Excerpt from The Velveteen Daughter by Laurel D. Huber, plus links to reviews, author biography & more

Summary |  Excerpt |  Reading Guide |  Reviews |  Beyond the Book |  Readalikes |  Genres & Themes |  Author Bio

The Velveteen Daughter

by Laurel D. Huber

The Velveteen Daughter by Laurel D. Huber X
The Velveteen Daughter by Laurel D. Huber
  • Critics' Opinion:

    Readers' Opinion:

     Not Yet Rated
  • Paperback:
    Jul 2017, 416 pages

  • Rate this book

Book Reviewed by:
Davida Chazan
Buy This Book

About this Book

Print Excerpt



"What is REAL?" asked the Rabbit one day…. "Does it mean having things that buzz inside you and a stick-out handle?"

"Real isn't how you are made," said the Skin Horse. "It's a thing that happens to you. When a child loves you for a long, long time, not just to play with, but REALLY loves you, then you become Real."

"Does it hurt?" asked the Rabbit.

"Sometimes," said the Skin Horse, for he was always truthful. "When you are Real you don't mind being hurt."

"Does it happen all at once, like being wound up," he asked, "or bit by bit?"

"It doesn't happen all at once," said the Skin Horse. "You become. It takes a long time. That's why it doesn't happen often to people who break easily, or have sharp edges, or who have to be carefully kept…."
From The Velveteen Rabbit by Margery Williams Bianco

September 1, 1944

9 Livingston Place, Stuyvesant Square
New York City

Late Morning


It's a lost day, I'm afraid. Pamela's here. I hadn't counted on that.

Just one look at her this morning and despair flew into my heart. She had the look I dread, her eyes over-bright, shining with that queer mix of euphoria and terror. And she talked incessantly, a very bad sign. She was going to start painting again, she said, and went on and on about the large canvasses she seems to have had in her head for so long. I encouraged her, naturally, but I knew by the way she was acting that it was only talk, that she wasn't near ready. If she really meant it, we wouldn't see her at all, she'd disappear. She'd be too busy painting.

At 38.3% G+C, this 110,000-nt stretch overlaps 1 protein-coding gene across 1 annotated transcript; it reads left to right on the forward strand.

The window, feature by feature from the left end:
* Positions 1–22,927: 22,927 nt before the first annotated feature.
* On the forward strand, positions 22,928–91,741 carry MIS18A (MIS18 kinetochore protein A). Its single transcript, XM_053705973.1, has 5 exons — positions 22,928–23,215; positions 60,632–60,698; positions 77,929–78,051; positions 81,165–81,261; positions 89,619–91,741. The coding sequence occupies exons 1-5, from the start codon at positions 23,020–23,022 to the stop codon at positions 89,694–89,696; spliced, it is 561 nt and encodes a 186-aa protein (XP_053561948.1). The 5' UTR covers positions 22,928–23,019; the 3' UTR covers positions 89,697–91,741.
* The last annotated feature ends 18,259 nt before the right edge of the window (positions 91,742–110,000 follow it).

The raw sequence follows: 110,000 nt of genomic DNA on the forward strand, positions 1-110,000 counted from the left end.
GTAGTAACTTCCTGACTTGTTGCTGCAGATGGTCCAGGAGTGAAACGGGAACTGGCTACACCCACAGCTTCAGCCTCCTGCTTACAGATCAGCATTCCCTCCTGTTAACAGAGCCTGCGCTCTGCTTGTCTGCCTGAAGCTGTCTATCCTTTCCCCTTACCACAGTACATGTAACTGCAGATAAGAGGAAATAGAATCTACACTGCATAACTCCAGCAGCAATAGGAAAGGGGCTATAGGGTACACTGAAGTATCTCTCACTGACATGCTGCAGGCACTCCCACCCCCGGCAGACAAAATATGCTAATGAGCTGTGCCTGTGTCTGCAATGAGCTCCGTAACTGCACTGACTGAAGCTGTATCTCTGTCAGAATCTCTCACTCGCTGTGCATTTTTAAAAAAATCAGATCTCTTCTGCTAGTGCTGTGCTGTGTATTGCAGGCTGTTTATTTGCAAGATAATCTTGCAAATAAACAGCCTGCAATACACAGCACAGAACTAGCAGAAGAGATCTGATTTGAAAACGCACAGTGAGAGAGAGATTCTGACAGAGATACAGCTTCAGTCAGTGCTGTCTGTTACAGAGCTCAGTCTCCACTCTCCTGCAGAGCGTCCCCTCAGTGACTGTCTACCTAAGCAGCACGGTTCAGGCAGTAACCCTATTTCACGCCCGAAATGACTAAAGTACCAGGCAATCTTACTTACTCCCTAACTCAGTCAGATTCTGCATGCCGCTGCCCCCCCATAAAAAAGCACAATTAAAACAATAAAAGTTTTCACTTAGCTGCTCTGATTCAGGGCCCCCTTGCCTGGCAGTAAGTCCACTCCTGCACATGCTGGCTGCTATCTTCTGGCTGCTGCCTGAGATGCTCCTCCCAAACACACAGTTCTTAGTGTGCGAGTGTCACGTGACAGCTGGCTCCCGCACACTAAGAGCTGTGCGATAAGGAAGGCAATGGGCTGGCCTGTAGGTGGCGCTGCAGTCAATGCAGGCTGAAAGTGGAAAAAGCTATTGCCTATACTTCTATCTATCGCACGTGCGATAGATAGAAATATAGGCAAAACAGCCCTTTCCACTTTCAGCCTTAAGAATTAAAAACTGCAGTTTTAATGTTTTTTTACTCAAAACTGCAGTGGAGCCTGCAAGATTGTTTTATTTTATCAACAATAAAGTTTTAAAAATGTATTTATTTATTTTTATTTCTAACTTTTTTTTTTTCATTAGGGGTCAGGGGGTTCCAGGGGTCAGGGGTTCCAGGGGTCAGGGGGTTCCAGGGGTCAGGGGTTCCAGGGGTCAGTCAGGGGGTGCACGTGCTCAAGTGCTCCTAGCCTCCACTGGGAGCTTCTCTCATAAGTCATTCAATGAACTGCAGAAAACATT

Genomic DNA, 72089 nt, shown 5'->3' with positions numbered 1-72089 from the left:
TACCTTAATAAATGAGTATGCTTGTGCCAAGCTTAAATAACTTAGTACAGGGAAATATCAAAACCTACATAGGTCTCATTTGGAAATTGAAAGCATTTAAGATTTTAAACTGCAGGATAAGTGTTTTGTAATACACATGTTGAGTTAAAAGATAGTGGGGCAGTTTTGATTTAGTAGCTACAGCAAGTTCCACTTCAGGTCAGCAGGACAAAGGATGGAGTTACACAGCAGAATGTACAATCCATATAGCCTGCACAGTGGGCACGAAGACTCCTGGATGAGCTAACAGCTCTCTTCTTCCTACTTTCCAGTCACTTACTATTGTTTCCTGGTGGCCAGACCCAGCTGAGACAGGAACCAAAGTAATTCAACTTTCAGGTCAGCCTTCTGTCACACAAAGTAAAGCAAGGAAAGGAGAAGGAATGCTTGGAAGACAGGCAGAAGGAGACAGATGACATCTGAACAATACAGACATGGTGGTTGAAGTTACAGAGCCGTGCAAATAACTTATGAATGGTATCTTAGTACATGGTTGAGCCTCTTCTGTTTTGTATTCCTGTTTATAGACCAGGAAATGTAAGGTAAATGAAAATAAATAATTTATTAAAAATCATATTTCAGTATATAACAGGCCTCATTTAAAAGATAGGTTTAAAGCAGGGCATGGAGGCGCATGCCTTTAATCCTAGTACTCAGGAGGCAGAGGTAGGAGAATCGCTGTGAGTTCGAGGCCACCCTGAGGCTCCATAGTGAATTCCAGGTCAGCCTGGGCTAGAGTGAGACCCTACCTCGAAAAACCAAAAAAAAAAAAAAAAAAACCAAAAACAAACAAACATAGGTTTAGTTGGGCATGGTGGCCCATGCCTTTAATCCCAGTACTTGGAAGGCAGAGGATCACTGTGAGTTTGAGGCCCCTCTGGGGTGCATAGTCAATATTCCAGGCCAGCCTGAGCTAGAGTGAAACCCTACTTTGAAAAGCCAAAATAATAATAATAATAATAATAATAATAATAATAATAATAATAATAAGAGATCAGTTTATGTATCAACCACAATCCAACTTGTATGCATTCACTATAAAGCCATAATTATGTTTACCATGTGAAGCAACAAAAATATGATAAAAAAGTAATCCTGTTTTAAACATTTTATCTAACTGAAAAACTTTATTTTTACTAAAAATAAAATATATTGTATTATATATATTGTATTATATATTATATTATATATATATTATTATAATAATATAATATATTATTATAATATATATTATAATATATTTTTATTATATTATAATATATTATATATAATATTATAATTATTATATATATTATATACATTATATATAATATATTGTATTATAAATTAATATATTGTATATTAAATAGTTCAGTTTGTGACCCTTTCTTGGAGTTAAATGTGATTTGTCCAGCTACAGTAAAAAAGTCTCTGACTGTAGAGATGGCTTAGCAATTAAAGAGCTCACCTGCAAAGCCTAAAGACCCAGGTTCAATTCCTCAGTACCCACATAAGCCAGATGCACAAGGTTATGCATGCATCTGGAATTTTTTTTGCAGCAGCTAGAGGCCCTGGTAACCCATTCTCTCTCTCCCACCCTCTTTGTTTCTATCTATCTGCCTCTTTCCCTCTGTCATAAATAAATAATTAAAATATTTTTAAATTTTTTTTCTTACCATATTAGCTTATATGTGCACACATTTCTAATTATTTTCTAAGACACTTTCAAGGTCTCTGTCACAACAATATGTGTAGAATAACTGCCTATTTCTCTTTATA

When she stopped talking it was mid-sentence, her thoughts trailing off into a dramatic yawn. She was awfully tired, she said. Did I mind if she just lay down for a while? I didn't need to answer, though of course I said, "Certainly, darling!"

She gave my shoulder a squeeze as she passed by. But I didn't look up. I find every way to avoid it but the truth will look me right in the face: there is madness in my daughter's eyes.

This heat's unbearable.

The fan blowing back and forth across the ice hypnotizes me with its jerky rhythm—the faint scriiitch as it hesitates at every rotation, the cool breath of air across my face. My manuscript sits in front of me on the kitchen table, but I know I won't touch it. The desire to work has fled, it ran off down the hallway along with Pamela. Worry occupies me now, and the same questions roil in my brain: Will it be a bad one? Will it go away of its own accord? Or—God forbid—will we have to bring her to the hospital again?

When Francesco left for the printer's studio at dawn, saying he'd be back by suppertime, I was quite glad to have the day to myself, all the time in the world, I thought, to do a final reading of Forward, Commandos! A nice, long stretch of solitude….